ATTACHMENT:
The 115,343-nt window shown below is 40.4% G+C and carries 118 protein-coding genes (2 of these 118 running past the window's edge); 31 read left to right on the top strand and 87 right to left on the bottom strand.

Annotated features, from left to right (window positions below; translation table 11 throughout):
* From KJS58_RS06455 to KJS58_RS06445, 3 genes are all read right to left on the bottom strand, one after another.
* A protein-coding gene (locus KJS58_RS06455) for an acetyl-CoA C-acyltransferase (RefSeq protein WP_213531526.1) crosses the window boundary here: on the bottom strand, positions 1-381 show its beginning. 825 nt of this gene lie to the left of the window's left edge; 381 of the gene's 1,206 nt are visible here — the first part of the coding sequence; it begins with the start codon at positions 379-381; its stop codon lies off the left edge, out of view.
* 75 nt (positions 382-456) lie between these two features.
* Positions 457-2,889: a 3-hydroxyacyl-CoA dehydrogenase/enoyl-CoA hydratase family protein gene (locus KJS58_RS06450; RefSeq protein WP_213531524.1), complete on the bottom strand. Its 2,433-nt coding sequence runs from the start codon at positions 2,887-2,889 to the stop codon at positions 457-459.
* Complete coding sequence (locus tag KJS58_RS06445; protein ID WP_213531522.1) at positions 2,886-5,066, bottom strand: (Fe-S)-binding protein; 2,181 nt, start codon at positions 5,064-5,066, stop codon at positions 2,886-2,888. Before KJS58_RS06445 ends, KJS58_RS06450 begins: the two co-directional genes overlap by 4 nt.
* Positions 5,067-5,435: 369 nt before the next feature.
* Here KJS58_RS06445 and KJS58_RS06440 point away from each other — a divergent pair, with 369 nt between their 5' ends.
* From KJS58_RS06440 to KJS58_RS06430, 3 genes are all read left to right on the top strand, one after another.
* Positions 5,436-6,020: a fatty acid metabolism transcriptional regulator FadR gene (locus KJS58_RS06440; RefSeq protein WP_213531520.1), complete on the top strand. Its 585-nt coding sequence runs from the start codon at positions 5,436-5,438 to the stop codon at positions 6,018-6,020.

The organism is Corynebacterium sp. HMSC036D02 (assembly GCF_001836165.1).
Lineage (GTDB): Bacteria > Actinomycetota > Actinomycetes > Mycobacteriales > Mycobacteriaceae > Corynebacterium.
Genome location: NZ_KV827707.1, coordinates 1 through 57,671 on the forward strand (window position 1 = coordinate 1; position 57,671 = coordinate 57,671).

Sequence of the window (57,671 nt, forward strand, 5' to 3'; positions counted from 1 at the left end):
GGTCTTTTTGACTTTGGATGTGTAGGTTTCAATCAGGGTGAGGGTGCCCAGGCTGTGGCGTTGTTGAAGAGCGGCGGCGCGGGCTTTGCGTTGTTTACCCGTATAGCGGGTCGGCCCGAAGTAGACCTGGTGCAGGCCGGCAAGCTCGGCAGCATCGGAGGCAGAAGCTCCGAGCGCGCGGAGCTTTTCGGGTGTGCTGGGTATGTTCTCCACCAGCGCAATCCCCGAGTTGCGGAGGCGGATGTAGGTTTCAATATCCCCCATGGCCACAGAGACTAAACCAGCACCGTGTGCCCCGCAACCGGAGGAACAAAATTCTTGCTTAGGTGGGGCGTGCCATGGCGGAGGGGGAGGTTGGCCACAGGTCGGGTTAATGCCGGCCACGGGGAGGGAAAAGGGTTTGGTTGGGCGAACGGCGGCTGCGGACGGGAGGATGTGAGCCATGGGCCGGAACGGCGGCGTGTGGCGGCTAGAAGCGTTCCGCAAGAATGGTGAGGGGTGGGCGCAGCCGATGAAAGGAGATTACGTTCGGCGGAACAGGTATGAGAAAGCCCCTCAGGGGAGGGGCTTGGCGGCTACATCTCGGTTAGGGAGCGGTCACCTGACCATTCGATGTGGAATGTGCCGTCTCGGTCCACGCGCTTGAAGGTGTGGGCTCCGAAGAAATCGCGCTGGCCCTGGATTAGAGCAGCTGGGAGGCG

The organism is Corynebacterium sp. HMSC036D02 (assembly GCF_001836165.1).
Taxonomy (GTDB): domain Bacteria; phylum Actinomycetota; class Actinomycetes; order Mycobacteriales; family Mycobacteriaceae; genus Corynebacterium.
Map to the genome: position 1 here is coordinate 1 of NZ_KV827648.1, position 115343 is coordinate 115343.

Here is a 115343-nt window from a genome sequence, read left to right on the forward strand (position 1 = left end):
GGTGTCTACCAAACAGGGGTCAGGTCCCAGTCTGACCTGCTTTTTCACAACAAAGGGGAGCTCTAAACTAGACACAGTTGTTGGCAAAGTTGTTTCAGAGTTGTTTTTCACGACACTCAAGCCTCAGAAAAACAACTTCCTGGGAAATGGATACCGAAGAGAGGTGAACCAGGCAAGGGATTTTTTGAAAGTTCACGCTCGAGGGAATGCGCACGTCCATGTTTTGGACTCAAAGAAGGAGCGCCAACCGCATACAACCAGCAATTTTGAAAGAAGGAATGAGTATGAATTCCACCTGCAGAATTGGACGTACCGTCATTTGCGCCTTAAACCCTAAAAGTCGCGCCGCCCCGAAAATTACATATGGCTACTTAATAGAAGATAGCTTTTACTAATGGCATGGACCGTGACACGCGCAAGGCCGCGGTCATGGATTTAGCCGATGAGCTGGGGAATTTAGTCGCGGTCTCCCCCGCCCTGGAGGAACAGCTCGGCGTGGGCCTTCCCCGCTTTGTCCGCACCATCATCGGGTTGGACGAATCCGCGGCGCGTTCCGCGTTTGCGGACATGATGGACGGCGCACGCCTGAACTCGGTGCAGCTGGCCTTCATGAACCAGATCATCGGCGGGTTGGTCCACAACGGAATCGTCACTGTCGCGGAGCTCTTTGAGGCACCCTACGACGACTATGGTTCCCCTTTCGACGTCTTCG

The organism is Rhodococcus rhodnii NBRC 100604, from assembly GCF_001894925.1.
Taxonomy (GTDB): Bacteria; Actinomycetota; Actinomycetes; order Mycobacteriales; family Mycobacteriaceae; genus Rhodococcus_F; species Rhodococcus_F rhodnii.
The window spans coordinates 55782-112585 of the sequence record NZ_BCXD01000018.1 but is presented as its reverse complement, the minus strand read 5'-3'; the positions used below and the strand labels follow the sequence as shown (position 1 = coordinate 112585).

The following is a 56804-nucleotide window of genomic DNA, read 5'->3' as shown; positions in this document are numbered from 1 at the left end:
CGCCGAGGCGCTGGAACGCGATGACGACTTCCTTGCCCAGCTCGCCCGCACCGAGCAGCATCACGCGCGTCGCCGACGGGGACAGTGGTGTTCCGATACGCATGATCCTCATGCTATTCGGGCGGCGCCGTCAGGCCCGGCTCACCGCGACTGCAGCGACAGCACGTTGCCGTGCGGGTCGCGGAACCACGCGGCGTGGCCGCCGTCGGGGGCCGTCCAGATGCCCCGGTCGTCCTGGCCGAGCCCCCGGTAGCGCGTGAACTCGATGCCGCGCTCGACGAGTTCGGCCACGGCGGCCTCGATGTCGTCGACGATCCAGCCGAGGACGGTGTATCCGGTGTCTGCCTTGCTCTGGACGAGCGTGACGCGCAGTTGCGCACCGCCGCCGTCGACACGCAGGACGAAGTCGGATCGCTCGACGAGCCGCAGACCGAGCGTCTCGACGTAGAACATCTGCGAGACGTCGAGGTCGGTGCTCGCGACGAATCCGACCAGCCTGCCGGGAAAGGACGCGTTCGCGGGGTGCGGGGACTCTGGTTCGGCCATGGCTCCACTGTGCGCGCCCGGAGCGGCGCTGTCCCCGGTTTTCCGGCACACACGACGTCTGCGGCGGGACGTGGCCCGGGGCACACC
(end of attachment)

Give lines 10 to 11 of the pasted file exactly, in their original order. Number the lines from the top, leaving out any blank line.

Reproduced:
* From KJS58_RS06440 to KJS58_RS06430, 3 genes are all read left to right on the top strand, one after another.
* Positions 5,436-6,020: a fatty acid metabolism transcriptional regulator FadR gene (locus KJS58_RS06440; RefSeq protein WP_213531520.1), complete on the top strand. Its 585-nt coding sequence runs from the start codon at positions 5,436-5,438 to the stop codon at positions 6,018-6,020.